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United States Department of State / Foreign relations of the United States diplomatic papers, 1934. The American Republics

Costa Rica,   pp. 86-92 PDF (2.3 MB)

Page 88

The Minister in Costa Rica (Sack) to the Acting Secretary of State
No. 93                                  SAN JosL, January 17, 1934.
                                            [Received January 24.]
  SIR: With reference to Instruction No. 10 of January 4, 1934, in
reply to my telegram No. 36 of December 18, 3 p. m. (1933), concern-
ing the desire of the Costa Rican Government to negotiate a new com-
xnercial treaty with the United States, I have the honor to report:
  On yesterday I discussed this matter further at a conference jointly
with President Ricardo Jimenez and Foreign Minister Leonidas
Pacheco in the office of the President. I explained to both officials that
while the United States was willing to give sympathetic consideration
to their suggestion for a new treaty, that in view of the fact that the
exportation of Costa Rican coffee and bananas to the United States
furnishes such a tremendous factor in the total of Costa Rican foreign
trade, that the United States sought concessions with reference to
American products imported by this country.
  I pointed out also that the United States would desire that the pro-
posed treaty contain a provision for unconditional and unrestricted
most favored nation treatment; likewise provision against quantita-
tive restriction on imports of products respecting which tariff conces-
sions are granted by each party under the agreement; provision against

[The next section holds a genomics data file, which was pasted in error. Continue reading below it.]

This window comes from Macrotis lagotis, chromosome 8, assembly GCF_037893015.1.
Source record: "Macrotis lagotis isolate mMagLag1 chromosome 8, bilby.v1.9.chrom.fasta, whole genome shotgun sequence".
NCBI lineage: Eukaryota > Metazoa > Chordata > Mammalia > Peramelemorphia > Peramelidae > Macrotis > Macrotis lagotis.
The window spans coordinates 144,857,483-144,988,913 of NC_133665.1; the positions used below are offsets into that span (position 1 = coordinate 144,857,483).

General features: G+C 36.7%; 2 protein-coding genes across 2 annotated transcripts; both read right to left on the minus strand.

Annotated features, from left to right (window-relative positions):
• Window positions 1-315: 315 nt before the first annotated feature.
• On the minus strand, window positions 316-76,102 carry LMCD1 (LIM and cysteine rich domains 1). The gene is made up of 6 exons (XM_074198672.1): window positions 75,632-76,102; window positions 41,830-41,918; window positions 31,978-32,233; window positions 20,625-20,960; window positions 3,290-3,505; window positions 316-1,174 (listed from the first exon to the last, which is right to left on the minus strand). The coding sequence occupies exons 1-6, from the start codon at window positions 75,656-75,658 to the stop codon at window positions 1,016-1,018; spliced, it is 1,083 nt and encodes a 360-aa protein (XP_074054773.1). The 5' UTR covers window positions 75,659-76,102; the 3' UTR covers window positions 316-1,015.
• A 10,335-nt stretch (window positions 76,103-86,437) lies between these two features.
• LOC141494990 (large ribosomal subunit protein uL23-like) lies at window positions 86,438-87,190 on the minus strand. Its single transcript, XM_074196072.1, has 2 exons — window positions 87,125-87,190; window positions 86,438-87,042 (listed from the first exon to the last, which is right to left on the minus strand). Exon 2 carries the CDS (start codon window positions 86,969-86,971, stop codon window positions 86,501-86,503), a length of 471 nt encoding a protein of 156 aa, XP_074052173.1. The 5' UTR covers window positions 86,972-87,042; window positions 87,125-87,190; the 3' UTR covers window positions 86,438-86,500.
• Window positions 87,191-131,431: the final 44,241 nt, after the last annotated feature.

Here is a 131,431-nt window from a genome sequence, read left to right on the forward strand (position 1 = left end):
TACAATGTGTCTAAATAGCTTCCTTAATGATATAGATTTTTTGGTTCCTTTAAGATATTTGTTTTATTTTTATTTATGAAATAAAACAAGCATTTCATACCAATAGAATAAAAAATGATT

increased internal taxes on such products, and national treatment in
respect to internal taxes on all products.
  In the absence of specific instructions from the State Department, I
was unable, at their request, to say definitely upon what American
products my Government would desire concessions, but I called their
attention to the situation now prevailing with reference to the importa-
tion of American food products, particularly flour, fats and canned
groceries. These are not luxury articles and neither are they competi-
tive with Costa Rican products.
  The majority of such foodstuffs imported by Costa Rica come from
the United States, but the duties are so high that the prices are almost
prohibitive, particularly with reference to vegetable and meat fats and
canned foodstuffs.
  In connection with the duty on canned foodstuffs, I called the Presi-
dent's attention to a personal observation I made during the present
week. On the 9th of January, I received from the United States Navy
Commissary Store at the Canal Zone, three small cases of canned food-
stuffs which cost $12.50. As the Department is aware, diplomatic offi-
cers in Costa Rica are permitted to receive their personal shipments
without payment of duty. It is a custom, however, to return with the
bill of lading a cancelled customs receipt. Attached to the bill of

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